Logic Board is a recurring column that examines the biggest news stories and controversies in the technology industry with a rational, logical eye.
Earlier this week, BlackBerry announced that it had accepted a conditional buyout offer from Toronto-based Fairfax Financial, valuing the company at $4.7 billion and effectively putting an end to one of the longest and hardest falls any tech company has ever taken.
I’ve seen a number of different sentiments expressed over this news. Those in the tech industry are none too surprised that BlackBerry as we once knew it is going away. Some users are disappointed at the news that BlackBerry will retreat from the consumer market, instead choosing to focus on the only markets it has left: enterprise and government. Others are curious what value Fairfax Chief Executive Prem Watsa sees in BlackBerry, which reported an operating loss of nearly $1 billion in the last quarter Continue reading
Notions is a weekly column that delves into what did, what should, what could, or what needs to happen in the world of technology and pop culture.
Over the last twenty years and 100 nominations, 12 hip-hop albums from six artists have been nominated for the Grammy for Album of The Year. The only winner was Outkast’s Speakerboxxx/The Love Below in 2004 (Lauryn Hill won in 1999 with The Miseducation of Lauryn Hill, but the album was more R&B than hip-hop). Whatever the reason for the serious lack of hip-hop representation, the 2014 Grammy Awards will be markedly different, with three hip-hop albums from three artists that should undoubtedly expect nominations for Album of The Year. Kendrick Lamar’s Good Kid, M.A.A.D City, which was released in October 2012, after the cutoff for the 2013 Grammys, Kanye West’s Yeezus, and Drake’s Nothing Was The Same.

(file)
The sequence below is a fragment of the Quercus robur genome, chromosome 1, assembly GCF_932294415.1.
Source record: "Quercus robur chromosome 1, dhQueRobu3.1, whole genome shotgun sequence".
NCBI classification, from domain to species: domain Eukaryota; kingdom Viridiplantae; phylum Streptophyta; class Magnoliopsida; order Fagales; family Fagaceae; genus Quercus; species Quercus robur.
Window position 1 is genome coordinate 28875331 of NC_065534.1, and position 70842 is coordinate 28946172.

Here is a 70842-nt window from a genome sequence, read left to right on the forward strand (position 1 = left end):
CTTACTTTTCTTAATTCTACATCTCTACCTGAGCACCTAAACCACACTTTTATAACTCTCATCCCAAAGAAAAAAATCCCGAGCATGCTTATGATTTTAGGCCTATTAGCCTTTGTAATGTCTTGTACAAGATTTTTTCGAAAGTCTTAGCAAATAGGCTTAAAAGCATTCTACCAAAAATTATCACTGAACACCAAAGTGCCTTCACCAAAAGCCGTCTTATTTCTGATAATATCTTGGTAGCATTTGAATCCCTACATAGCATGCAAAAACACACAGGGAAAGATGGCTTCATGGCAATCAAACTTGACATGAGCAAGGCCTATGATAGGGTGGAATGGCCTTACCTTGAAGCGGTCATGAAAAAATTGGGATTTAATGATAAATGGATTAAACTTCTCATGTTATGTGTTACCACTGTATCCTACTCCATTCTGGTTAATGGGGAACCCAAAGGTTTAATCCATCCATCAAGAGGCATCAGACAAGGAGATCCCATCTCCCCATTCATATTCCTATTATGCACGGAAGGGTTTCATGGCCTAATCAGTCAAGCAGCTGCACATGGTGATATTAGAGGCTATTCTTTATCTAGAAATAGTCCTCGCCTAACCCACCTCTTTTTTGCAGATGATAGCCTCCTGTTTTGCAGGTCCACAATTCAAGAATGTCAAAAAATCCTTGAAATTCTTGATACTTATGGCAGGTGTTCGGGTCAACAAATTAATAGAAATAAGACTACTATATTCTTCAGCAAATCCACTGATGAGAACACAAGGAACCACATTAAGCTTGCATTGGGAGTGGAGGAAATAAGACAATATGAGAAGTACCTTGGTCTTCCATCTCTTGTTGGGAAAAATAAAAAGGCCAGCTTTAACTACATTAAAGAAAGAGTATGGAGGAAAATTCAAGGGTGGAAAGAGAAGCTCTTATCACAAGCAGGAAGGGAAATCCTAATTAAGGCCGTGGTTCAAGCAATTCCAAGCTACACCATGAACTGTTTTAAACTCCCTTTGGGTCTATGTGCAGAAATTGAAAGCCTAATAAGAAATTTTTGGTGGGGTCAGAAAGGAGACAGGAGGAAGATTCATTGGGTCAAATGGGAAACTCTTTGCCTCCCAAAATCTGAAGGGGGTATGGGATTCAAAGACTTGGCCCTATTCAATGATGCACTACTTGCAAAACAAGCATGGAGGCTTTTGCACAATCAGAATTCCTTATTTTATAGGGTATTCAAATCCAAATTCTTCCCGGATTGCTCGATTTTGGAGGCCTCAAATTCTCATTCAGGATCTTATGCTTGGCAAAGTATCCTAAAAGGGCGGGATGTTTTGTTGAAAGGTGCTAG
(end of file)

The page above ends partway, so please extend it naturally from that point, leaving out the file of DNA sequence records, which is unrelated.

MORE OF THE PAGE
It’s finally here: Apple’s iOS 7 is now available to download. iOS is the mobile operating system that powers Apple’s line of iPhone, iPad, and iPod touch devices, and version 7 represents the biggest update to iOS since it launched alongside the original iPhone back in 2007. iOS 7 focuses mainly on redesigning the operating system, applying a new coat of paint to all of the icons and apps, while also packing in a few new features.
Many people are hesitant to update to iOS 7, and that is completely understandable. iOS 7 completely changes the way your iPhone or iPad looks, and even tech nerds such as myself agree that the design is extremely polarizing – it is good in some places, bad in others, and you either love it or you hate it. However, it is important to realize that while iOS 7 introduces a completely new look, everything is still in the same place, and very little has changed in terms of how you use iOS.
Let’s take a look at iOS 7 and compare it directly to iOS 6. Continue reading